Making the most of your aging memory

7 ways to improve the efficiency of a weakening brain

Illustration by Daniel Fishel

You can recall every obscure song lyric, but you can’t find your car keys or remember why you went upstairs. Welcome to the aging brain.

“There’s a decreased efficiency in how our brains work, in the information retrieval process, as we age,” says James Lah, MD, PhD, director of Emory University’s Cognitive Neurology Program. That’s why names and facts don’t come to mind like they used to. “It’s like a filing system. The files are intact and that’s why you can eventually remember those things, but when you go to retrieve that information, it may take longer.”

Lah says there’s not much evidence that apps and computer games designed to improve memory actually work. What they do is increase your proficiency at a particular skill—like solving math problems quickly. But there are some steps that can help sharpen your memory skills:

Reminders: Attention is the key to memory, says Georgia Tech’s Randall Engle, PhD, director of the GSU/GT Center for Advanced Brain Imaging. “Learn strategies of how to attend to information,” he suggests. Use mnemonics (remember HOMES for the Great Lakes?) and other such tactics. For example, Engle repeats names out loud when he meets people and associates something unique with each person’s name and face.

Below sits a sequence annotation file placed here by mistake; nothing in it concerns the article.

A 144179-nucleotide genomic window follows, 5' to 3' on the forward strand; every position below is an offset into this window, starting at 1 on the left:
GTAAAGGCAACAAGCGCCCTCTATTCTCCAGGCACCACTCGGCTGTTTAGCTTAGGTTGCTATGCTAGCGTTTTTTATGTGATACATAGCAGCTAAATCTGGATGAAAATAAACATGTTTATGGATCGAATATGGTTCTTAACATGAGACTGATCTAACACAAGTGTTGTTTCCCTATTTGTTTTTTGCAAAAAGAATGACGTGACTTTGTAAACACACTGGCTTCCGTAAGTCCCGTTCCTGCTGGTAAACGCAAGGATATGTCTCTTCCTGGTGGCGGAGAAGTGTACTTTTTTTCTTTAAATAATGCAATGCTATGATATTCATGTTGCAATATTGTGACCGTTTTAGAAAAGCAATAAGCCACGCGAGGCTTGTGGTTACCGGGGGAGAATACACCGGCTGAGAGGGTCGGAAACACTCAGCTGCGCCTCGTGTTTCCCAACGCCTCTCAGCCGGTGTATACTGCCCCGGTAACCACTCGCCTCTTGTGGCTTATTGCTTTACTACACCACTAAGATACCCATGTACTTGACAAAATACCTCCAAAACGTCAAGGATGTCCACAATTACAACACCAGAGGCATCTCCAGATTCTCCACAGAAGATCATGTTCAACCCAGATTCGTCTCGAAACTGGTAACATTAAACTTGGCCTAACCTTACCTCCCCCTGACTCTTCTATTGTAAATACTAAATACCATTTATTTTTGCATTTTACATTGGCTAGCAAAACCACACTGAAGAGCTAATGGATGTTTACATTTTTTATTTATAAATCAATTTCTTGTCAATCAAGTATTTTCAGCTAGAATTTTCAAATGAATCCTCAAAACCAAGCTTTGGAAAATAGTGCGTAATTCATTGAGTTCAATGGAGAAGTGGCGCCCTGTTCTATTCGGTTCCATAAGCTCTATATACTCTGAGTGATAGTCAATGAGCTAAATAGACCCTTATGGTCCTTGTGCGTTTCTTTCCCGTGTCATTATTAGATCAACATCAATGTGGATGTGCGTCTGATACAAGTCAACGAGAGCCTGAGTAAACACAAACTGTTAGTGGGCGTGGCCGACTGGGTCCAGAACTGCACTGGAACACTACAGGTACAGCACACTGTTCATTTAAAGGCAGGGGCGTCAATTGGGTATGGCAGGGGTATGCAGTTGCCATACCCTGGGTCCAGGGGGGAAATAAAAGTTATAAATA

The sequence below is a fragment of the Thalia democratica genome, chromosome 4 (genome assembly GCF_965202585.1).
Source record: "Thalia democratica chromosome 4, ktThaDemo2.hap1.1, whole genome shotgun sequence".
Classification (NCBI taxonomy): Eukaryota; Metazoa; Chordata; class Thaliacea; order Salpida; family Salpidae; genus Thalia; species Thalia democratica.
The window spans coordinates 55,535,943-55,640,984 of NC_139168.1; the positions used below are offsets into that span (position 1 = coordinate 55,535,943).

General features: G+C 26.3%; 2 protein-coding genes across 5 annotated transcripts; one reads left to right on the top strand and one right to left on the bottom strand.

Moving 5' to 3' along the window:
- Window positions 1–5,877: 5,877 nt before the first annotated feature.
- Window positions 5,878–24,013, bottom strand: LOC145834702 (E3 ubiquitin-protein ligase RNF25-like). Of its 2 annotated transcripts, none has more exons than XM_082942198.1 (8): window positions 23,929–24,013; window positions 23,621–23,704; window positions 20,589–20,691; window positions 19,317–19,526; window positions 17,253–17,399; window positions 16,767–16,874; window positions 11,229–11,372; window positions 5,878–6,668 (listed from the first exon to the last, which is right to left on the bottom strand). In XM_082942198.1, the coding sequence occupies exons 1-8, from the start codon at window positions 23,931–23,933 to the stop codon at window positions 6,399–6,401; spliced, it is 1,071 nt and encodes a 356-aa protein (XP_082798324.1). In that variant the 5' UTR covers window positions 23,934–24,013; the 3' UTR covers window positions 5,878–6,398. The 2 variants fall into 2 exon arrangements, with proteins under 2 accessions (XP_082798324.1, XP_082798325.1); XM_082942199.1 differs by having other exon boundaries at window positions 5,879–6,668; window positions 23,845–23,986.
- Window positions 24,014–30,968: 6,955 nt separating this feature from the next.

Exercise: Studies show regular aerobic movement may protect the brain from both normal aging and degenerative disease. Socialization Join a club, play bridge, or just hang out with friends. “There’s nothing like interacting with other people to keep you on your mental toes,” says Lah. Conversation forces you to react spontaneously to what other people say.

Diet: The same diet that’s good for your heart is good for your head. Eating foods rich in omega-3 fatty acids and avoiding saturated fats can help ward off long-term memory loss.

Sleep: Your brain needs rest to function. Just try to remember talking points for a presentation after a sleepless night.

Hobbies: Activities such as playing musical instruments and doing crossword puzzles have been scientifically linked to reducing the long-term risk of dementia, but no connection has been proven between them and normal aging.

Declutter: The better organized you are and the less surrounded by clutter, the less likely you are to be distracted.

GA Smart
According to America’s Brain Health Index, Georgia is the tenth-best state for cranial fitness. Our strengths: eating lots of “good” fats (omega-3s), low rate of Alzheimer’s disease, and spiritual activities. We are weak on breastfeeding, diabetes, and game-playing. Georgia is the only Southern state near the top. Alabama and Mississippi pull up the rear; Maryland ranks highest.

Quiz: How good it your memory? 
The Saint Louis University Mental Status (SLUMS) exam, developed in partnership with the Veterans Administration, is often used to help screen for dementia. Here are some sample questions:

‣ Remember these five objects:
Apple     Pen     Tie     House     Car

‣ You have $100 and you go to the store and buy a dozen apples for $3 and a tricycle for $20.
– How much did you spend?
– How much do you have left?

‣ Name as many animals as you can in one minute.

‣ What were the five objects you were asked to remember?

‣ Say these numbers backward. For example, 24 is 42.
87     649     8537

‣ This is a clock face. Please put in the hour markers and the time at ten minutes to eleven o’clock

Had this been a complete test, your score could’ve indicated a need for further testing—and we would’ve been actual neurologists.


Spot illustrations by Natalie K. Nelson

This article originally appeared in our 2014 Health issue under the headline “Random Access.”